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I've recently seen the degrees-of-freedom for K-nearest neighbors regression specified like so:

$\frac{1}{\sigma^2}\sum_{i=1}^NCov(y_i,\hat{y}_i)$

But what does $Cov(y_i,\hat{y}_i)$ mean? Previously I've understood the notation $Cov(X,Y)$ to mean the covariance of the vectors $X$ and $Y$, resulting in a scalar. Here, the inputs $y_i$ and $\hat{y}_i$ are themselves scalars. I am confused.

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    $\begingroup$ Can you provide some context regarding where you have recently seen this? Eg can you paste in a quote &/or provide a cite? $\endgroup$ May 18, 2015 at 4:37
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    $\begingroup$ For a citable context, see page 77, equation 3.60, of Elements of Statistical Learning: statweb.stanford.edu/~tibs/ElemStatLearn/printings/… $\endgroup$
    – user77403
    May 18, 2015 at 5:17
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    $\begingroup$ I imagine gung was asking for a cite for in the expression $\text{Cov}(X,Y)$ only referring to vectors. Generally in an expression like $\text{Cov}(X,Y)$, $X$ and $Y$ represent random variables (which could indeed be scalar). $\endgroup$
    – Glen_b
    May 18, 2015 at 10:18
  • $\begingroup$ e.g. see here $\endgroup$
    – Glen_b
    May 18, 2015 at 10:23
  • $\begingroup$ and section 2] 1) for example : cs.cmu.edu/~epxing/Class/10708-15/notes/…, hard to understand.... the question is still open for me $\endgroup$
    – Tbertin
    Dec 12, 2018 at 3:05

3 Answers 3

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This is the standard definition of the covariance: $$ \newcommand{\Cov}{\mathrm{Cov}} \newcommand{\E}{\mathbb{E}} \Cov(X, Y) = \E\left[ \left( X - \E[X] \right) \left( Y - \E[Y] \right) \right] ,$$ where here $X$ and $Y$ are real-valued random variables.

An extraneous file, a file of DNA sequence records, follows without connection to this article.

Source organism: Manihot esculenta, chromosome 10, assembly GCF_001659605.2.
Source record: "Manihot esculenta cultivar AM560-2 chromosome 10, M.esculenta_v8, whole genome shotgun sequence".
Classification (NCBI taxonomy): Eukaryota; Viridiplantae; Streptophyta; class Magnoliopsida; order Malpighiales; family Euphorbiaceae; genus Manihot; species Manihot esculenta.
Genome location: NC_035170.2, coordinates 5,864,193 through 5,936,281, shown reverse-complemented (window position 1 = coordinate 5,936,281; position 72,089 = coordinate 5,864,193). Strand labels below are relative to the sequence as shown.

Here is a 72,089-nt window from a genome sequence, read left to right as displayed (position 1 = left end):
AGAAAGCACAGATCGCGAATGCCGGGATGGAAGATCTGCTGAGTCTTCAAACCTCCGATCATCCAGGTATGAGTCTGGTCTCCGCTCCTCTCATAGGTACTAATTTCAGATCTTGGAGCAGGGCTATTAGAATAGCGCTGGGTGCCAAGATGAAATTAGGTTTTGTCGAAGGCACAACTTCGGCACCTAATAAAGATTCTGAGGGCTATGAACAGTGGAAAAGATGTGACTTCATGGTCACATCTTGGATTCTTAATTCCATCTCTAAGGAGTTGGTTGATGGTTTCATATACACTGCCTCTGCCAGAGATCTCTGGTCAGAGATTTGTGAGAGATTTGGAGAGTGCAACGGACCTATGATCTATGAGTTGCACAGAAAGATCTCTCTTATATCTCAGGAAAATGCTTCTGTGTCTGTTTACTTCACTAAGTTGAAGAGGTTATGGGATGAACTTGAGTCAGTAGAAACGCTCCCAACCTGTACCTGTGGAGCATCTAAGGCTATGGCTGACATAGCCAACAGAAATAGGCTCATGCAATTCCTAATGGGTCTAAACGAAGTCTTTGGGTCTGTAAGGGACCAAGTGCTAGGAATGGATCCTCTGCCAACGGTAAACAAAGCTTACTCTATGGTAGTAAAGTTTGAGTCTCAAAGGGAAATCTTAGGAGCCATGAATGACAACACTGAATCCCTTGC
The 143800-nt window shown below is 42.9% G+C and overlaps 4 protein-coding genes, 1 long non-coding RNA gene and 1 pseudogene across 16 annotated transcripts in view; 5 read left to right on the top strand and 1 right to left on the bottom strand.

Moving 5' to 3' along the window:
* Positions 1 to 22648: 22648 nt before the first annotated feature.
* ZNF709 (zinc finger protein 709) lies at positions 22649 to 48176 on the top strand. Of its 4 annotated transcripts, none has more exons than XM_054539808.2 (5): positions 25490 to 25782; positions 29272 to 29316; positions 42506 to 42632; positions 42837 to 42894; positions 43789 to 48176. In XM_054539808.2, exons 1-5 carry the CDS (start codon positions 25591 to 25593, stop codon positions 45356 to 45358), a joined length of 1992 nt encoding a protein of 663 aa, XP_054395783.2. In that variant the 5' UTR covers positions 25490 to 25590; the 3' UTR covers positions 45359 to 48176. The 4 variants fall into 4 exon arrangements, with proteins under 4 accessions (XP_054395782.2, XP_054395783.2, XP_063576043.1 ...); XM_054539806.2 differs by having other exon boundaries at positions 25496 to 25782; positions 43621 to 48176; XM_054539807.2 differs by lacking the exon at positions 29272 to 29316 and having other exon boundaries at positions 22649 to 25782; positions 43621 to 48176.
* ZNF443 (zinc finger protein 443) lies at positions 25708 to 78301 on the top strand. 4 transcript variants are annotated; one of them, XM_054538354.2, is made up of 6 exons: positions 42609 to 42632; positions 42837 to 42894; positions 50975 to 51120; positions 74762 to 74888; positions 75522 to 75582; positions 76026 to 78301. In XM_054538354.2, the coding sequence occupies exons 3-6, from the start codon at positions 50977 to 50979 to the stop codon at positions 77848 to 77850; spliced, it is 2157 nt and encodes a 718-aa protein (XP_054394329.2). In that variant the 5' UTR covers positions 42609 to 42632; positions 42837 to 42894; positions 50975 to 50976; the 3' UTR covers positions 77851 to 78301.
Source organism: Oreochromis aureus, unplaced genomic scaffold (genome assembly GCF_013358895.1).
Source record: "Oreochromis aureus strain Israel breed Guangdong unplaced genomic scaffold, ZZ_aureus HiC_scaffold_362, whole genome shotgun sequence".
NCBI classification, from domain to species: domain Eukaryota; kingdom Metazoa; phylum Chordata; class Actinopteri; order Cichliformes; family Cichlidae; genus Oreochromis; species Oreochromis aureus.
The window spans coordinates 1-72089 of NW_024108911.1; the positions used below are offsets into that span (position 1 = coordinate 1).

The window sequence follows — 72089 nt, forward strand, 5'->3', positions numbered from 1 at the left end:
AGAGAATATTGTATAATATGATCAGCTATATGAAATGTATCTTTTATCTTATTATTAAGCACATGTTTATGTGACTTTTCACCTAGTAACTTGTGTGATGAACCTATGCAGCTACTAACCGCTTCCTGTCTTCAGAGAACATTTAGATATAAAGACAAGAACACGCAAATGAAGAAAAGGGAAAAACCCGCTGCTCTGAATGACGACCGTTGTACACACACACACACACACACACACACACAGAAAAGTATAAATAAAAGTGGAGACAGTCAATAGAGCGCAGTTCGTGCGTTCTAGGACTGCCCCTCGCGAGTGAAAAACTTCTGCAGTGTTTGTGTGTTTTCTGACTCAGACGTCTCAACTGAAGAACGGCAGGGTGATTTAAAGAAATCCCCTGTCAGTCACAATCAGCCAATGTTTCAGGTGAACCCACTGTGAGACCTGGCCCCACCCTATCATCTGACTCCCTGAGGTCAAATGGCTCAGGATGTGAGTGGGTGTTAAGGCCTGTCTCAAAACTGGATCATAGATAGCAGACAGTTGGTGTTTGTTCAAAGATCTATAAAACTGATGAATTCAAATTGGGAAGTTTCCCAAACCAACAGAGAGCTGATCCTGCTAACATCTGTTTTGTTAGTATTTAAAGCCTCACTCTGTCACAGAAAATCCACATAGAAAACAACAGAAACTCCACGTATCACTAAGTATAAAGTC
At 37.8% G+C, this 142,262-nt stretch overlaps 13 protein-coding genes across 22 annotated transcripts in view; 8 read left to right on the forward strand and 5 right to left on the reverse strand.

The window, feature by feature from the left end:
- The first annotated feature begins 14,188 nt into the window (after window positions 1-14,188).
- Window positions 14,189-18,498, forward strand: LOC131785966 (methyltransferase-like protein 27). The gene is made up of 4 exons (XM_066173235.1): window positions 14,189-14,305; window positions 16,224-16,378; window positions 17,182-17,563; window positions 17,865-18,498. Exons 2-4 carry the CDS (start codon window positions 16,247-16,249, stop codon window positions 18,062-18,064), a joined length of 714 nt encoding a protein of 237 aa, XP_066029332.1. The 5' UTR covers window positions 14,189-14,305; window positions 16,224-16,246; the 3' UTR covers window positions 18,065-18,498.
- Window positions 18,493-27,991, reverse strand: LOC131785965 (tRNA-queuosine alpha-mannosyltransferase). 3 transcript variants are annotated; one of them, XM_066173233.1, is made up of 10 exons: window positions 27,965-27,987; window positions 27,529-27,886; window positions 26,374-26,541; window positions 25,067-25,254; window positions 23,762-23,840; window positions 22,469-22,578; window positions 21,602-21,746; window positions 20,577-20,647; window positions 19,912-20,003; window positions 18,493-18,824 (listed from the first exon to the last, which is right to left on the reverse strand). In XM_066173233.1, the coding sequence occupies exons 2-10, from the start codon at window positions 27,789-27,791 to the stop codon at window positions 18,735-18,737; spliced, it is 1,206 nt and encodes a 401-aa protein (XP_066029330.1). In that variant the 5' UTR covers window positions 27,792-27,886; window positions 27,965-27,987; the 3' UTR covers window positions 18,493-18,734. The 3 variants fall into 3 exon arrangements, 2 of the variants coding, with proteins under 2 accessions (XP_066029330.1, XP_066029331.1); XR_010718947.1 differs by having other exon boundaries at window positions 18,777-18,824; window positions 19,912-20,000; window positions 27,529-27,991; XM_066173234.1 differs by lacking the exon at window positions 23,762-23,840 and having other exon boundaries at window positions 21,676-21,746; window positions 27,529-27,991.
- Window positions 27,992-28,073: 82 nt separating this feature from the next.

With an $n$-dimensional random vector $X$, the typical notation is $$ \Cov(X) = \left[ \Cov(X_i, X_j) \right]_{ij} ,$$ i.e. you get an $n \times n$ matrix where the $(i, j)$th entry is the covariance between $X_i$ and $X_j$.

I'm not familiar with a notation $\Cov(X, Y)$, where $X$ and $Y$ are random vectors and the covariance is a scalar.

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I guess that $y_i$ and $ \hat{y}_i$ are vectors with respective means $ \bar{y}_i $ and $\hat{\bar{y}}_i$ respectively.

Maybe they should have specified $ 1/\sigma^2 $ $\sum\limits_{i=1}^n$ ($y_i$ - $ \bar{y}_i $)($ \hat{y}_i$ - $\hat{\bar{y}}_i$).

I will look into K-nearest neighbors regression and get back as I don't know the underlying theory.

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  • $\begingroup$ I haven't looked up the context, but $y_i$ is almost certainly the scalar dependent variable and $\hat y_i$ the output of the regression. $\endgroup$
    – Danica
    May 18, 2015 at 8:11
  • $\begingroup$ Oops sorry, i mentioned vectors and showed it in scalar notation. Yes, $y_i$ should be the i$^th$ element of vector Y, looks like. $\endgroup$
    – KarthikS
    May 18, 2015 at 8:17
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It follows from the definition of the effective degrees of freedom given by the trace of the hat matrix, $\nu=\mathrm{tr}(H)$; the diagonal of $H$ equals the ratio of the covariance between $\hat{y}$ and $y$ and the variance of $y$ (link).

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